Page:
SOUTH BEND, Ind. -- Skylar Diggins ascended to the top of her sport by being herself. Leading a preseason national title contender, having nearly 120,000 people follow her on Twitter and seeing her name spread from the sports pages to the gossip pages is not going to change that approach.
"I think that with the expectations means raising the bar, but it doesn't mean changing myself or being anything different or conforming to what society wants me to do or whatever," Diggins said. "In the same breath, I understand that people are watching me and I'm a role model And I welcome any challenges to that, and I'm just having fun with it. I'm enjoying it. It's not becoming a job, so I'm happy to be here."
For now, Diggins' job is to take a Notre Dame team coming off a national title game appearance to the next step.
The goal is simple.
"Last season we were the bridesmaids," Diggins said, "and this season we wanna be the bride."
The Final Four in Denver is six long months away, however, and controlling the circus around Diggins between now and then might be an exercise in and of itself.
Diggins became a national sensation during last year's six-game NCAA tournament run, averaging 19.3 points, more than five points per game better than her regular-season average.
Since then, speculation has run rampant around the South Bend native's dating life -- rap giant Lil Wayne wore her jersey on stage during an April concert -- while she has grown from a local celebrity to a national one.
Irish coach Muffet McGraw has never seen anything like it in her 25 years at the helm of the program.
"I think the whole social media thing has changed so tremendously that nobody probably has seen; it is just so new to see what she's going through," McGraw said. "I used to look at Brady Quinn. He was the guy I would look at and go like, 'The guy can't even go in the dining hall and get a sandwich without somebody trying to get an autograph for somebody else.' And I thought, 'Boy, that's a shame you can't even be a kid.' And that's what it's turned into for her, because she can't really go a lot of places locally.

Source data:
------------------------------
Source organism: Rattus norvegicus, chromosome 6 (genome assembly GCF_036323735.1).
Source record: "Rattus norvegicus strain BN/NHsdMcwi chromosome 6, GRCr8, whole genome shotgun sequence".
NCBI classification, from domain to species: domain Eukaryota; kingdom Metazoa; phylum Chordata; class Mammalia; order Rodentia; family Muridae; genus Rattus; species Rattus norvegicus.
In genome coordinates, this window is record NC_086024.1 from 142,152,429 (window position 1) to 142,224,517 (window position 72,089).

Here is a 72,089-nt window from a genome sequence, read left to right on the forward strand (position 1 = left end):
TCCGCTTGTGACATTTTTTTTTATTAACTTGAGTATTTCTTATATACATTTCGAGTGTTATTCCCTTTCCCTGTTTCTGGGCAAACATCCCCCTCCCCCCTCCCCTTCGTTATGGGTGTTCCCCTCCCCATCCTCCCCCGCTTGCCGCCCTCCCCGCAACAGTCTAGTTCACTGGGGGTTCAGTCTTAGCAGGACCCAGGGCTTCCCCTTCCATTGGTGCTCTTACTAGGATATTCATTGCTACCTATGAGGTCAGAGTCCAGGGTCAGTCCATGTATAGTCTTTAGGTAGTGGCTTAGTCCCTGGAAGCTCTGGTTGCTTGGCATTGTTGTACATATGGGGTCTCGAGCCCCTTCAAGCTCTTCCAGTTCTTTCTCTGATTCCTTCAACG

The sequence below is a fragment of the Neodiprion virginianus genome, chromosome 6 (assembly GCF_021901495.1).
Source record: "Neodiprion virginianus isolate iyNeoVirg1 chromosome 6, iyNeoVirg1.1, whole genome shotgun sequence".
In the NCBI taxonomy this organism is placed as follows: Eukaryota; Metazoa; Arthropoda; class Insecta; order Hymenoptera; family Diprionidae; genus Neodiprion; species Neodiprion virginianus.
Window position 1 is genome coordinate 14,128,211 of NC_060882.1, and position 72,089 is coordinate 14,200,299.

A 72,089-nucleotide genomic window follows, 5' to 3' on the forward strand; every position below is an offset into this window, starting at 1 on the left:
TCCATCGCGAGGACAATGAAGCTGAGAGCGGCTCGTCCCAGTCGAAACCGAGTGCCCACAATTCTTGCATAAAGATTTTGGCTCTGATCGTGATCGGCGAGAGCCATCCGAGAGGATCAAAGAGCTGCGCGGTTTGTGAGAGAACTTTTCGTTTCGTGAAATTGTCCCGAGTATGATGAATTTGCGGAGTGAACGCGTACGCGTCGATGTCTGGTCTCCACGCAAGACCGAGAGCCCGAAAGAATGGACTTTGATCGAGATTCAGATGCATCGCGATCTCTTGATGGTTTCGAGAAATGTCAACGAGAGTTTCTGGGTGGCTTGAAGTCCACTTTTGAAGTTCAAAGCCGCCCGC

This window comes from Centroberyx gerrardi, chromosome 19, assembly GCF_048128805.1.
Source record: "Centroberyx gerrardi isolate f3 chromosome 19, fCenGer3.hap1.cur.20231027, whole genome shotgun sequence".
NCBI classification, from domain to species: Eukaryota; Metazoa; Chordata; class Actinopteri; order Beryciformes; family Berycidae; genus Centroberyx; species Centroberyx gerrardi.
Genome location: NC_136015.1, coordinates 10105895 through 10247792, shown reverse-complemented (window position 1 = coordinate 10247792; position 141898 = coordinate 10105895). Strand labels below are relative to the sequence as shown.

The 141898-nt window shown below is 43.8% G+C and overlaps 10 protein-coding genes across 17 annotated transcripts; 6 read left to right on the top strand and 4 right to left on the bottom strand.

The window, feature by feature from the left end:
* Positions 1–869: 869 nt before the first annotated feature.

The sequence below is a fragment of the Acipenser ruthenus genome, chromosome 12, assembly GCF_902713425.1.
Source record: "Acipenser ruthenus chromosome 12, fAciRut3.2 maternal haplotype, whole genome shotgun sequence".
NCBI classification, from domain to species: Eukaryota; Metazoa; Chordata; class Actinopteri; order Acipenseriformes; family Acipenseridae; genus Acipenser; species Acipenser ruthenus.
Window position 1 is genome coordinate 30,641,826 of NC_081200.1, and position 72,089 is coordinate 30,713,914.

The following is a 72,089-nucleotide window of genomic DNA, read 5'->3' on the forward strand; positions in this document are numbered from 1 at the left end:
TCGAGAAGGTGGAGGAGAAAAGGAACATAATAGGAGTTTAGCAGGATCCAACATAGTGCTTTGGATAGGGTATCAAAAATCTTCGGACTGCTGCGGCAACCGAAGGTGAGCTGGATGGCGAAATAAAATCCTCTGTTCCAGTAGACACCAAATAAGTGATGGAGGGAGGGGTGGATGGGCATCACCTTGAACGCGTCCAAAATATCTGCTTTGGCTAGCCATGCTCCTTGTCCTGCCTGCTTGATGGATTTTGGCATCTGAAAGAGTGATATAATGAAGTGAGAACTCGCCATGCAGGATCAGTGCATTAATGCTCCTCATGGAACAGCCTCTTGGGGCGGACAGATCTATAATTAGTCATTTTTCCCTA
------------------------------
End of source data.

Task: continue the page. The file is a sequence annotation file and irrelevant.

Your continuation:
"Everybody knows her, and everybody's so nice when she's out, but you can't be just a kid that wants to go to a movie. Everything's magnified, whatever you do. Fortunately she's a good kid and she's always on her best behavior, but you can't even really goof off like a normal kid would wanna do sometimes."
Notre Dame has taken precautions to not overwork Diggins, who won a gold medal this summer in China with Irish teammates Natalie Novosel and Devereaux Peters on the USA World University Games team. Diggins will be limited to one day of interviews per week this season.
McGraw, whom Diggins joked would never get a Twitter account, said she has no problem with Diggins' social media use as long as the junior handles it like an adult.
The coaching staff takes players' phones on road trips at night. McGraw has found amusement in this generation's attachment to technology, jokingly deleting some of her own messages in front of Diggins as a demonstration of how to say no.
She has plenty of help, however, with Diggins' family being so close by, something that Diggins feels has helped quell the pressure rather than increase it.
"I feel like I'm more comfortable because I'm in front of family and friends and familiar faces," Diggins said. "I feel like I know everybody in South Bend or I talk to everybody in South Bend, so it's great being home.
"And to have my family close enough to where if it gets heavy or if I need a break, I can go home. But at the same time they allow me to grow and develop into an adult and have the college experience but be right there to share it with me as well."
Which might explain why Diggins has embraced the attention, brushing aside any suggestions that all the adulation and requests might have somehow diminished the joy of growing up.
"I feel like a kid again," Diggins said. "I'm 21, but I feel like I'm 13, 9, 8 when I get out on the court because I'm having fun. College can make some people lose their passion because of the pressure, because of the expectations, because of the workload, but I'm having fun. Not only while I'm learning but being a part of Notre Dame, the academic side of it, the community, the tradition. I'm home. So I'm comfortable, and then when I step out on the court I feel like a kid in a candy store."
Matt Fortuna covers Notre Dame for ESPN.com. He can be reached at MattFortunaESPN@gmail.com.